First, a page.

Poet's FuneralTIME Magazine
Monday, Mar. 14, 1938
Out the ornate gates of the Villa Vittoriale on the western slopes of Lake Garda one day last week rumbled a gun carriage bearing the body of Italy's poet, prince, lover, soldier and No. 1 eccentric, 74-year-old Gabriele D'Annunzio, Prince of Monte Nevoso, who had died two days before. Beside the carriage walked Premier Mussolini and the poet's estranged wife, the Duchesse of Gallese. Up the tortuous, winding road to Gardone di Sopra wound the procession, through lanes of mourners standing with upraised arms. In the little Church of San Nicolao the village priest imparted conditional absolution, although virtually all the poet's 80 volumes are on the Catholic Index as "obscene and blasphemous." All day the body lay on the prow of the battle cruiser Pulgia, which D'Annunzio had dismantled, then reconstructed in a cement bed on the villa lawn, while thousands of visitors trooped silently past.
D'Annunzio was born in Pescara in 1863, a son of well-to-do landowning parents. He went to Rome in 1881, a curly-haired, smiling, azure-eyed young man and immediately captivated the smart set with his poetry, but it was not until he turned to novels and the drama that his influence was felt outside Italy. His Italian was written in a flamboyant, often baroque, style, lush with passionate simile. He was in fact a Casanova, yearned to be a Napoleon. He carried on world famed affairs with Actresses Eleonora Duse and Sarah Bernhardt, Dancers Ida Rubinstein and Isadora Duncan, other Edwardian beauties. In 1909 his brutally frank description of his intimacies with Duse sent her into a twelve-year retirement. During this period he had also married an Italian, Donna Maria Hardouin, who soon after left him for Paris.
Politics. D'Annunzio had been elected Deputy from Ortona de Mare in 1897. Fellow legislators dubbed him "The Deputy of Beauty." He took his seat on the Right but one day the tumult and shouting from the Socialist benches impressed him. He stilled the Chamber. "I walk toward life," he announced, and in full drama crossed over to the Left. But he did not stay long, quit Socialism and politics in 1910.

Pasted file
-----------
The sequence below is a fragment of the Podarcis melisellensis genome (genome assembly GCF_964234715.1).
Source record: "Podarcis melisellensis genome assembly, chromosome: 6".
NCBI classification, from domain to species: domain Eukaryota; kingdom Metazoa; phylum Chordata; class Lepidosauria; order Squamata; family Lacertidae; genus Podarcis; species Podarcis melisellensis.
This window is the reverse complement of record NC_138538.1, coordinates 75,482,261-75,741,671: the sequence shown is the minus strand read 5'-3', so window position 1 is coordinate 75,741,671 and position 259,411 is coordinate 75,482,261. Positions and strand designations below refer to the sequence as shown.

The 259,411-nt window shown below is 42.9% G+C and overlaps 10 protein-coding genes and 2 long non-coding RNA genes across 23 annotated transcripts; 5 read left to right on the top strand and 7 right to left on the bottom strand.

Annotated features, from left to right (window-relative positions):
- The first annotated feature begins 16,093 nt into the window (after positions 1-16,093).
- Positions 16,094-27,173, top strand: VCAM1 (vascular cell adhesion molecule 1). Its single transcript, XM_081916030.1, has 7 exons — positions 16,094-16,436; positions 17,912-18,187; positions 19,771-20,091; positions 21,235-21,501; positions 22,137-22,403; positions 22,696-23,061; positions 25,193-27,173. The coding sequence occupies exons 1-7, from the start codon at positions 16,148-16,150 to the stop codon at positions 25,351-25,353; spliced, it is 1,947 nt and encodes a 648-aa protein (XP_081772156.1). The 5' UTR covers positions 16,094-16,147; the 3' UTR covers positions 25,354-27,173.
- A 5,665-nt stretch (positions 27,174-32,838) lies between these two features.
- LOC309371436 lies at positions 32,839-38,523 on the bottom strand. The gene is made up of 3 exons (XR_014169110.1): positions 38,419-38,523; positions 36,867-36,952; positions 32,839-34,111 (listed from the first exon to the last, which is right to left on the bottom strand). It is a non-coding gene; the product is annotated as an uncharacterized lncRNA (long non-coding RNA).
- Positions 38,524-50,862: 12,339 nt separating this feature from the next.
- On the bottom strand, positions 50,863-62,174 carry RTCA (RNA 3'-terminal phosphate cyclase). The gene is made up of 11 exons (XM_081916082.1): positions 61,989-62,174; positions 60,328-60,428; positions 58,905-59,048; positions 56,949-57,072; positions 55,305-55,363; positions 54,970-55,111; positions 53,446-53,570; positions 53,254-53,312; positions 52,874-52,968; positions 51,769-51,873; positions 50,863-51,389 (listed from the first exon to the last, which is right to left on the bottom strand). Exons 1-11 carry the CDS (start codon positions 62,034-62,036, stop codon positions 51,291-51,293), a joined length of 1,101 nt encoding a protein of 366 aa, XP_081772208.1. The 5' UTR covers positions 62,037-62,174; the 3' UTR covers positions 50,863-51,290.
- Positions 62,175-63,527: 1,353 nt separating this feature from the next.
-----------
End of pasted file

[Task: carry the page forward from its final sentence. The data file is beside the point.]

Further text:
War. During the war D'Annunzio's famed exploits were those of a 17th-Century Great Lover who was also a 20th-century ace, adept at machine-gunning troops from his plane in daring swoops and dives directly over the trenches. Romantic Venice was only a few minutes flight from the front, and Italian beauties got the greatest thrills of their lives, bedding in palaces beside the Grand Canal with a national hero who in fact flew off at dawn to fight the Austrians, returned for lunch or dinner at the latest—and so to bed.
Fiume. After the War only a crazy man or a genius would have thought of attempting to seize the Austrian port of Fiume with a few hundred Italian stalwarts, defying the Paris Peace Conference and high-minded Woodrow Wilson, who was at the zenith of his efforts to end seizures by force. For 15 months D'Annunzio ruled Fiume as its fantastic Dictator, among other things granted himself by decree a divorce he had been vainly trying to get for years. The Dictator of Fiume even issued a proclamation "declaring war on Italy," but delighted Italians knew it was his way of helping Rome tell President Wilson they were "powerless" to control this great Italian patriot. Eventually D'Annunzio, after an Italian warship had duly popped a few projectiles into Fiume, surrendered it to his native country and strutted home to be created a Prince, almost suffocated with adulation.
Peace. So many European beauties of all ages now clamored for his attention that D'Annunzio contrived a semi-monastic villa on Lake Garda where for years things have been made exciting but not too easy for his guests, male or female. The guestroom drawers brimmed with the finest silken lingerie in Europe, but the Genius, who was now well beyond three score, would often simply talk romantically all night.
Fascism. Naturally D'Annunzio was a Fascist—indeed he considered himself Fascist No. 1, having been Dictator (even though only in Fiume) before Mussolini Il Duce from the first saw that the Poet-Prince could never be a serious rival, encouraged him to burst forth on all occasions with poetic Fascism at its most passionate heat, loaded him with honors and finally last year made D'Annunzio President of the Royal Italian Academy (TIME, Oct. 4).
Splash. Soon presses in Rome, Paris, London and Manhattan will pour out selections from D'Annunzio's "thousands of love letters," for his will characteristically provides that, now he is dead, they are to be published at once to make the biggest possible splash.
This page compliments of Marisa Ciceran